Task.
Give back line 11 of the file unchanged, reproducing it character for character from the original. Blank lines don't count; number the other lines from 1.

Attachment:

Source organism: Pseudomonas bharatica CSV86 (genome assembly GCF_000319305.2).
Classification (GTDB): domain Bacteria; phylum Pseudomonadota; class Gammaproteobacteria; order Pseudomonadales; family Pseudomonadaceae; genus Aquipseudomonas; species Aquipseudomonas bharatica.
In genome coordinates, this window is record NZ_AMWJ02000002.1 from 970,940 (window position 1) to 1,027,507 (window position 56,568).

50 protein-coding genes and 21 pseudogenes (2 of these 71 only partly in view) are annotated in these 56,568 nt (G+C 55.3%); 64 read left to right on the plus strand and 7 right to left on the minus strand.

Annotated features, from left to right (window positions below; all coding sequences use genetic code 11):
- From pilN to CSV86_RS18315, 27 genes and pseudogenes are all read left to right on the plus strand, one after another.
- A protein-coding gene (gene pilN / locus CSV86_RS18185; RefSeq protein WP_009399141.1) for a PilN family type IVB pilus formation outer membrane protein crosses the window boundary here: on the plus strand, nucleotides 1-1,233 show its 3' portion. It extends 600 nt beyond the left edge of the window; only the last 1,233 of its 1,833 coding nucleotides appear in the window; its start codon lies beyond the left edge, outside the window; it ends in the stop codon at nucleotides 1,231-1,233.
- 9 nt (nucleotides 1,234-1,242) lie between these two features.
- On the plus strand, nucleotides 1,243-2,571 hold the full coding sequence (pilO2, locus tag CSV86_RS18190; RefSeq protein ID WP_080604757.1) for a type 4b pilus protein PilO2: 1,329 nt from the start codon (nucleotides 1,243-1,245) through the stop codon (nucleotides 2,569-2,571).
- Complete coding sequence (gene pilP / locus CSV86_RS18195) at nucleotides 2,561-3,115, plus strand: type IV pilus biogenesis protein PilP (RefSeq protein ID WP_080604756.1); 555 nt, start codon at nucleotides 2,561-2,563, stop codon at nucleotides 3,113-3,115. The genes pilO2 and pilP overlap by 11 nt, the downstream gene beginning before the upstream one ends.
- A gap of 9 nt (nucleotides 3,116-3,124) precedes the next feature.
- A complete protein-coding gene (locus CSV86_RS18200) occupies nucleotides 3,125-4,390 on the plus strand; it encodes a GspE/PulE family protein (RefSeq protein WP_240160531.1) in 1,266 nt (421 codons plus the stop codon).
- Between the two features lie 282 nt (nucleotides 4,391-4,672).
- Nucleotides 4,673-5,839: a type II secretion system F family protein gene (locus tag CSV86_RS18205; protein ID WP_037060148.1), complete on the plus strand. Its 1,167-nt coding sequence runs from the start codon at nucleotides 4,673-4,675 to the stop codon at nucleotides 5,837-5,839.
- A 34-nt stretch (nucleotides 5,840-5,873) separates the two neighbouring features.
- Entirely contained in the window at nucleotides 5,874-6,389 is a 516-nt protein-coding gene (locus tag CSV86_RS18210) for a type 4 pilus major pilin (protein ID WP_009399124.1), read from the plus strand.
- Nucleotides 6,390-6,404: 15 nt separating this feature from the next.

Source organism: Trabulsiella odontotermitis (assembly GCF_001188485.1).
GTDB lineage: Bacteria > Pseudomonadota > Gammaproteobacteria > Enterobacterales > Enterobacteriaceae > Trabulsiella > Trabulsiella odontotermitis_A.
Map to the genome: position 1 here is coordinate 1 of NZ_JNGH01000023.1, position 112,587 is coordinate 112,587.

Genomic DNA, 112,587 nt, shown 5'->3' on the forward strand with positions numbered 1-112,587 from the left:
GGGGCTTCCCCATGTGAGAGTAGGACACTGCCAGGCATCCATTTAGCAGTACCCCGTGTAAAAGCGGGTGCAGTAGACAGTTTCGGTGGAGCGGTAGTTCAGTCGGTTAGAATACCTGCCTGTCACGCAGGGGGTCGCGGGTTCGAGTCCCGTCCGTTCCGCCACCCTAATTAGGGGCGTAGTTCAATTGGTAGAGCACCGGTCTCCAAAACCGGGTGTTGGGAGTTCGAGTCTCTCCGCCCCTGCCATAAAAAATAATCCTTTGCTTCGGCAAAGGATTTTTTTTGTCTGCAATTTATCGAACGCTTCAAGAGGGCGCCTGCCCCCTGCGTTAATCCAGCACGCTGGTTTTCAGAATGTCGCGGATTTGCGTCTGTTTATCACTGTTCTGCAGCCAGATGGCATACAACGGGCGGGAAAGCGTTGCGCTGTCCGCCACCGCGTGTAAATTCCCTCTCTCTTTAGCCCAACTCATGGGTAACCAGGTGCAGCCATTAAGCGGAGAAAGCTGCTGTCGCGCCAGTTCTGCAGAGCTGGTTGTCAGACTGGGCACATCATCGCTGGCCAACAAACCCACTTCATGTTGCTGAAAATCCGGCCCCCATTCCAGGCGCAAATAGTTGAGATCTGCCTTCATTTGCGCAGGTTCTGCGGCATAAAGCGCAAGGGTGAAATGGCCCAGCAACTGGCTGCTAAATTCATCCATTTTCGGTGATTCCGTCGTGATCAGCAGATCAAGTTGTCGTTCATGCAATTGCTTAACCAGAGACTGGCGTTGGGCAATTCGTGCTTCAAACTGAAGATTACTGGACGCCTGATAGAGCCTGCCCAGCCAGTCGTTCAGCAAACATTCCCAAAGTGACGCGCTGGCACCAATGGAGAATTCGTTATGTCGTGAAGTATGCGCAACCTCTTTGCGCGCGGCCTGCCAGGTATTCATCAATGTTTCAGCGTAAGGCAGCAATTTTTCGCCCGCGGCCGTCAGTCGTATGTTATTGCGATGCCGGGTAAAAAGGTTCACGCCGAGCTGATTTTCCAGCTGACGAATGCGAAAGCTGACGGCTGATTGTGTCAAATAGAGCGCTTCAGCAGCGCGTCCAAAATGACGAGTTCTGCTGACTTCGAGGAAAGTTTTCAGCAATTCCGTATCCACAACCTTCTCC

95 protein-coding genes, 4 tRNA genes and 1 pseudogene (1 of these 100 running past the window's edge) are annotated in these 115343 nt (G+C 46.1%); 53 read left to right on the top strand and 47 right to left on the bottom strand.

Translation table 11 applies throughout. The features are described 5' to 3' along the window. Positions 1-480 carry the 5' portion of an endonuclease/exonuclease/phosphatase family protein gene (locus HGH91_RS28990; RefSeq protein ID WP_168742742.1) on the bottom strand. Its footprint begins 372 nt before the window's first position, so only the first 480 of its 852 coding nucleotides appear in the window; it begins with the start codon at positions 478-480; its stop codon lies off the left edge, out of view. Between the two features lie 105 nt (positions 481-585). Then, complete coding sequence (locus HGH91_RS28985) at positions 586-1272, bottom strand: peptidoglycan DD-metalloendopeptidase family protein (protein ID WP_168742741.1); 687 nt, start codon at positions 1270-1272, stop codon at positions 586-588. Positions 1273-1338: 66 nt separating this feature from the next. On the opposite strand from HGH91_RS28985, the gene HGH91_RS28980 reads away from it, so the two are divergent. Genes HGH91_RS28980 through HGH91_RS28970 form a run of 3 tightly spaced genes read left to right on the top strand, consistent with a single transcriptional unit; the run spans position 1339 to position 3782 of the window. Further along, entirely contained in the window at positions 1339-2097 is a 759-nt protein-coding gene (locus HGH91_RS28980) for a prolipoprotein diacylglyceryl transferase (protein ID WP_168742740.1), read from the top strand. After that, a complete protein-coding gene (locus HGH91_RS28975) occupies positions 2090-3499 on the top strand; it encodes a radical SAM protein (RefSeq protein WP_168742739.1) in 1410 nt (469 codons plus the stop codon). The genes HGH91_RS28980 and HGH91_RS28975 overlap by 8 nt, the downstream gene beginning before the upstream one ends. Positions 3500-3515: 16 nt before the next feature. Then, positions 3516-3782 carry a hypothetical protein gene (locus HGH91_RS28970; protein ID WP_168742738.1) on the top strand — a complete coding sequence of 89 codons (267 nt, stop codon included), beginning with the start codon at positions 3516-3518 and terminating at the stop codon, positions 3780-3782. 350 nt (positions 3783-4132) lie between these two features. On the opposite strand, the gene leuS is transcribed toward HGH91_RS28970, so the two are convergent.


- A gap of 9 nt (nucleotides 3,116-3,124) precedes the next feature.